But Neil’s collection has grown large over the years, Marzaroli’s images were “the start and I had to go to England to find photojournalists who had been sent up to Scotland after the war to photograph the worst slums in Europe. And through various methods I managed to contact one or two of the widows of those photojournalists. And I also got a collection, which had come from the old Picture Post magazine, which ended up in Chicago. And I bought a bunch of those from a professional photographic dealer in Chicago and also in New York. But none of those old photographs came from Glasgow or from Scotland full stop.”

To peruse the images of Neil’s collection is to be reminded of the great power of photojournalism in the post-War years, of the great names of Picture Post, or of pre-eminent photographers Bill Brandt, of John Bulmer, Grace Robertson, Margaret Watkins and many more.

Neil reminisced, “As I continued looking for old Glasgow photographs I found that Glasgow wasn’t unique of course, Liverpool was the second port and had just as many problems with immigration and resettling people as Glasgow had. Then I went on to collect photographs of London after the Second World War with children playing in the streets. The fact was I just couldn’t find any more Gorbals photographs but I liked the theme and I thought it was concentrated enough to continue picking up those older photos.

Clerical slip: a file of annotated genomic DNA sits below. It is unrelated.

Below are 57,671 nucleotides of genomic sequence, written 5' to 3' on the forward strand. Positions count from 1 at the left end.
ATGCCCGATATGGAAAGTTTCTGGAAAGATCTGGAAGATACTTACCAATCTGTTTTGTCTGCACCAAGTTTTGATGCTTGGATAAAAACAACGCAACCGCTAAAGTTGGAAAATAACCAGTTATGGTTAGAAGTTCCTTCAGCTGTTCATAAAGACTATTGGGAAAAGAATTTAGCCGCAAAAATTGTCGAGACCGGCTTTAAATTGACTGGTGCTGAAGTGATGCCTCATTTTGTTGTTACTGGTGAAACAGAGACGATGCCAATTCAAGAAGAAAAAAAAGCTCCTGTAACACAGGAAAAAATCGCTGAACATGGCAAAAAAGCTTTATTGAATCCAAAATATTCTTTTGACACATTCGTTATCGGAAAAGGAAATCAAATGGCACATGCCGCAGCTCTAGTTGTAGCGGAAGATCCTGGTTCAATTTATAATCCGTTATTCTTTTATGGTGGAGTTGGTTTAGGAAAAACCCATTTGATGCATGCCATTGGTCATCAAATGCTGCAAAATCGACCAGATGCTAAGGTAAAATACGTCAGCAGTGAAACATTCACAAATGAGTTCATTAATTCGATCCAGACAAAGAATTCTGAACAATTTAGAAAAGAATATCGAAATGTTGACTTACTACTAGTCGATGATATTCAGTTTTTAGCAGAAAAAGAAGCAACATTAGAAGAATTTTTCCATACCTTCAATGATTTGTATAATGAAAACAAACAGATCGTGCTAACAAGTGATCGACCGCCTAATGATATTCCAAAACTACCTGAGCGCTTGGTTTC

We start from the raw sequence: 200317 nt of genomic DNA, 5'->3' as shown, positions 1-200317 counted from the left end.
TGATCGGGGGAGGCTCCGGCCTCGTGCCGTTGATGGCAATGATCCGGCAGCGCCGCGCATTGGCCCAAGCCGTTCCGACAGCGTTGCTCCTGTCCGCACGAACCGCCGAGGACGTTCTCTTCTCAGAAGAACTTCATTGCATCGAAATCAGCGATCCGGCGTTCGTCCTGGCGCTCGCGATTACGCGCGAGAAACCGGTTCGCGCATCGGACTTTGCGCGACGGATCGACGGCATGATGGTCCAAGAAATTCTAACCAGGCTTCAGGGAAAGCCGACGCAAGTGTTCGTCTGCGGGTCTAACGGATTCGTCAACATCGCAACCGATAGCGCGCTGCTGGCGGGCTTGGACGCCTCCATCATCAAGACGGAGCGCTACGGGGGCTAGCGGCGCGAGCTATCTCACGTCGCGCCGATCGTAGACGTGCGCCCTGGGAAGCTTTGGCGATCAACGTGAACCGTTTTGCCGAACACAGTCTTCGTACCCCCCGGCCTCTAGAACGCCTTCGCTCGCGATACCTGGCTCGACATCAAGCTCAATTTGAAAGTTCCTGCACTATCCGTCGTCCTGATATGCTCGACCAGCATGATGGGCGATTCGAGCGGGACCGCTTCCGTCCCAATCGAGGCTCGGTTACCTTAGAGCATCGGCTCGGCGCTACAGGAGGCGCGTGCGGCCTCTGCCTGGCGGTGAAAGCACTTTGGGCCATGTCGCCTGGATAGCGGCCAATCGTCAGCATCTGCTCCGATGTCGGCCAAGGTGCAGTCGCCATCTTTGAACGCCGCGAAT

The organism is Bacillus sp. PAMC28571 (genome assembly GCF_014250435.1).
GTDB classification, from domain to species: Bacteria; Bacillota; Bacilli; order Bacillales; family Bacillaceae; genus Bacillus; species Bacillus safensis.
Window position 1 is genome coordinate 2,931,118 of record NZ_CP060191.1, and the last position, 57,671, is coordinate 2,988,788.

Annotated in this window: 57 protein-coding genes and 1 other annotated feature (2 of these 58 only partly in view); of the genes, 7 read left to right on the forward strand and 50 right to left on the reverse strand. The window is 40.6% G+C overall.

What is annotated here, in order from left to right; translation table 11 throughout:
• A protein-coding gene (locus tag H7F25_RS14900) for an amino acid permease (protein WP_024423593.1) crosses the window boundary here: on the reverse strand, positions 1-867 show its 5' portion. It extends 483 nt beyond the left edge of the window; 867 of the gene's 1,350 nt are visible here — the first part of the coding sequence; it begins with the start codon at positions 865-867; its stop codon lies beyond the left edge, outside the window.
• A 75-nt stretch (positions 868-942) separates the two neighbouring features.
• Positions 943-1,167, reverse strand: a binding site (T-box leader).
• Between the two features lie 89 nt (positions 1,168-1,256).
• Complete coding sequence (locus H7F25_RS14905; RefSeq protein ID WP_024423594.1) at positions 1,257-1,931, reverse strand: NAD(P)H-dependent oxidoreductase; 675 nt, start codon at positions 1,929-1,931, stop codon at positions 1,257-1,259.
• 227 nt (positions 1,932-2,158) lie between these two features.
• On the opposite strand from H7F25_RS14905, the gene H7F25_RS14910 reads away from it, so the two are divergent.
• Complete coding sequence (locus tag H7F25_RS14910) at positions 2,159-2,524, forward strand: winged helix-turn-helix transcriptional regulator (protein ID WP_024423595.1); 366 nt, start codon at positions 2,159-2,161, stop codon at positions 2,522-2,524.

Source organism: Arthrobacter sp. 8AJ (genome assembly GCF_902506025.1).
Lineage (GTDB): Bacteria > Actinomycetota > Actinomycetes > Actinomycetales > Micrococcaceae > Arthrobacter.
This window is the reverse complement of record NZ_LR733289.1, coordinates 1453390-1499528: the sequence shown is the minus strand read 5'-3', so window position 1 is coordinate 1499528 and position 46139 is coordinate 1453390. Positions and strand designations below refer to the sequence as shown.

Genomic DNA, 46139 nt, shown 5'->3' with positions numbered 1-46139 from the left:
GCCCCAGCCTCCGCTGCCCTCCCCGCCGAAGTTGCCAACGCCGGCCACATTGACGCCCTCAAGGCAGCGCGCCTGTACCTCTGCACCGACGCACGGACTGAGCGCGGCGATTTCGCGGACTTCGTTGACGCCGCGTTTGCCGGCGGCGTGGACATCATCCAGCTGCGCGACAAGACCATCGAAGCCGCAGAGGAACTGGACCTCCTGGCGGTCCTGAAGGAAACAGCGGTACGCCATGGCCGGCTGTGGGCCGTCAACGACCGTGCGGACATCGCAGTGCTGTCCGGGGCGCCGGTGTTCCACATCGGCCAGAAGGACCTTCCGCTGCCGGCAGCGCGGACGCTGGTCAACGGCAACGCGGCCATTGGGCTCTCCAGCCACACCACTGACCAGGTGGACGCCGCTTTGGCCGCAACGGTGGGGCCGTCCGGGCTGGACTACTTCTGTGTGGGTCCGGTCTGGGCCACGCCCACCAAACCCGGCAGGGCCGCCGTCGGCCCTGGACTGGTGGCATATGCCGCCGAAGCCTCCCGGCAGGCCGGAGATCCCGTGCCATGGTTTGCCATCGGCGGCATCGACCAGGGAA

I think I view the collection as an historical statement which should be preserved and used for research into historic social issues that Scotland and even part of those blitzed areas in London and Liverpool have. The reason for that is I found people, my contacts in Glasgow and Edinburgh, were not in the least interested in that time period. It was almost like it was a black era. Scotland may have had that but it was only a microcosm of the society and therefore we should forget about it. And I don’t think it should be forgotten at all, because these places like the Gorbals produced people who worked extremely hard, whom a lot of them emigrated and have done extremely well. We should take that as being a significant positive rather than being a negative.”

Did Neil class himself with these people I wondered? “I do. I had to leave Scotland in order to get on because the opportunities within Scotland itself were very limited.”

But those opportunities he went on to find enabled him to build, in time, his large collection of photographs, “I think it is about 300 prints. I’ve never sat down and counted, but someone told me, I said there must be 200 and they said no there is 300 here. But that is somebody who was going through it with a toothcomb with the objective of taking it and putting it into an archival collection.